WWD’s lead fashion story on Thursday, May 28, was “Bridget Foley’s Diary: Forever in Blue Jeans.” Bridget noted that denim was all over the runways for fall 2020. While the designers could not predict what would unfurl when the collections ended, the beloved fabric seems very right for the coronavirus defined moment.
It’s impossible to tell what will happen when retail begins to open. Still, Ms. Foley feels confident that the customer will most likely gravitate to fashion items with versatility, longevity, value, and style. In my opinion, the little black dress checks off all these boxes and more.
The little black dress first appeared in American Vogue in 1926. Coco Chanel’s illustration of her elegant yet straightforward long-sleeved black crepe de Chine sheath was accessorized with a string of white pearls. Vogue predicted it would become a uniform. Among the famous women photographed wearing a version of the little black dress was the Duchess of Windsor. The “Best Dressed” fashion icon opted for a meticulously tailored version while out on a walk with the Duke in 1939.
There were images of Marilyn Monroe—walking hand in hand with new husband Arthur Miller—wearing a black wool-crepe Galanos cocktail dress with a bare chiffon midriff. Audrey Hepburn immortalized the little black dress when she wore Hubert Givenchy’s iteration in the 1961 movie, “Breakfast at Tiffany’s.”
But, this is 2020, and there’s no going back in time. Ralph Rucci is one of the most forward-thinking designers out there. He hailed the Little Black Dress as “the most timeless garment a woman can own.” “A woman can wear it any time of day. It’s the most alluring and psychological pick me up because you always feel seductive,” the couturier opined.
Ralph once told me that he could design an entire collection in black. Through the years, he has created many couture quality LBDs. One is currently available on 1st dibs. It is from the 1990s, made of lightweight wool, and has a hidden curved zipper in back, $1695.
The LBD is the perfect blank slate. It has the potential to look completely different, depending on how you chose to wear it. The modern way to think about the little black dress is like a tireless wardrobe workhorse rather than a precious item reserved for special occasions. A series of Rick Owens’ little black dresses made of stretch fabric exemplify this idea.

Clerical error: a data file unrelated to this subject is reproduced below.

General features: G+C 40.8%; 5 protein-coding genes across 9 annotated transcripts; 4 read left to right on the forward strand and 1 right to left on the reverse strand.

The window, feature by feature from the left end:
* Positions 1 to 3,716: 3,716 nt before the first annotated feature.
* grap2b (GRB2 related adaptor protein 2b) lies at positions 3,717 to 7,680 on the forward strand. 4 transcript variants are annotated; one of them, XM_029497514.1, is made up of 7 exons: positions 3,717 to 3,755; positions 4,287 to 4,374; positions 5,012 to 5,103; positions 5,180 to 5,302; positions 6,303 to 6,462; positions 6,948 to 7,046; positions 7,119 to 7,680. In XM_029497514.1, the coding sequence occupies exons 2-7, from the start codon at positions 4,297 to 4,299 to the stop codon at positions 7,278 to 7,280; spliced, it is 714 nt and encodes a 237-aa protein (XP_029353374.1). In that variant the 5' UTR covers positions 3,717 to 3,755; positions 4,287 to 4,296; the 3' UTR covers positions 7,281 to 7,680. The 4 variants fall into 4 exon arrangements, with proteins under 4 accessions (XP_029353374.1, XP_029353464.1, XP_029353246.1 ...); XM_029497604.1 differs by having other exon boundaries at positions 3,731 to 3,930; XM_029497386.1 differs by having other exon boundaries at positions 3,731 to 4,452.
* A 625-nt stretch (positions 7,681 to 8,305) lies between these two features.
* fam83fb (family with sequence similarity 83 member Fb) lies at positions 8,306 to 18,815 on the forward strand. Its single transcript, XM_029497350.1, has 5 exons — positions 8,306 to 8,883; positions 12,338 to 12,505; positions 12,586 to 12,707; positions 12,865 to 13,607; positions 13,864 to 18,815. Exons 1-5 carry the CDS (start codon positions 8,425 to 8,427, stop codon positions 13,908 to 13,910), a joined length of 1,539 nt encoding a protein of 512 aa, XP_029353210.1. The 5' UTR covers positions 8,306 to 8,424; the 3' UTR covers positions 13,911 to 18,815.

Footwear is key. Instead of wearing a high heel, which is predictable if not limiting, make it sporty and casual with a sneaker, flat lace-up sandal, or Birkenstocks. Toughen it up with a lug soled boot. It’s all in the modern attitude.
Junya Watanabe, Jil Sander, and Azzedine Alaia often showed their little black dresses with a menswear style flat lace-up oxford. The mix of masculine and feminine is very alluring.
The LBD doesn’t even have to be a dress. I consider a fitted black turtleneck and black jeans as my daily interpretation of the LBD. Cameron Silver, “The King of Vintage,” concurs. The founder of Decades, author, and fashion director of H Halston and H by Halston, believes that it can be limiting when we say “little black dress.”
“Today the LBD doesn’t have to mean a vintage Chanel or Dior. It can be a little t-shirt shift dress. Maybe for someone, it can be a tunic or a legging that is the same equivalent”.
Silver’s venerable Decades shop in Los Angeles specializes in pre-loved luxury collectibles. It is currently closed, but the website is open for business, and there are several excellent LBDs from John Galliano, Halston, Azzedine Alaia, Lanvin, Versace, and Balmain, www.decadesinc.com.
Cameron recalled a conversation he recently had with Rachel Felder about the historical significance of the red lip. Rachel observed that women continue to put on their red lips during times of great conflict, like WW2. They were part of the uniform of women in the military. They never rationed red lipstick in the UK. Nothing looks better with a little black dress than a red lip.
Regardless of how you interpret the little black dress, nothing is more flattering and confidence building. It provides a sense of certainty in a very uncertain time.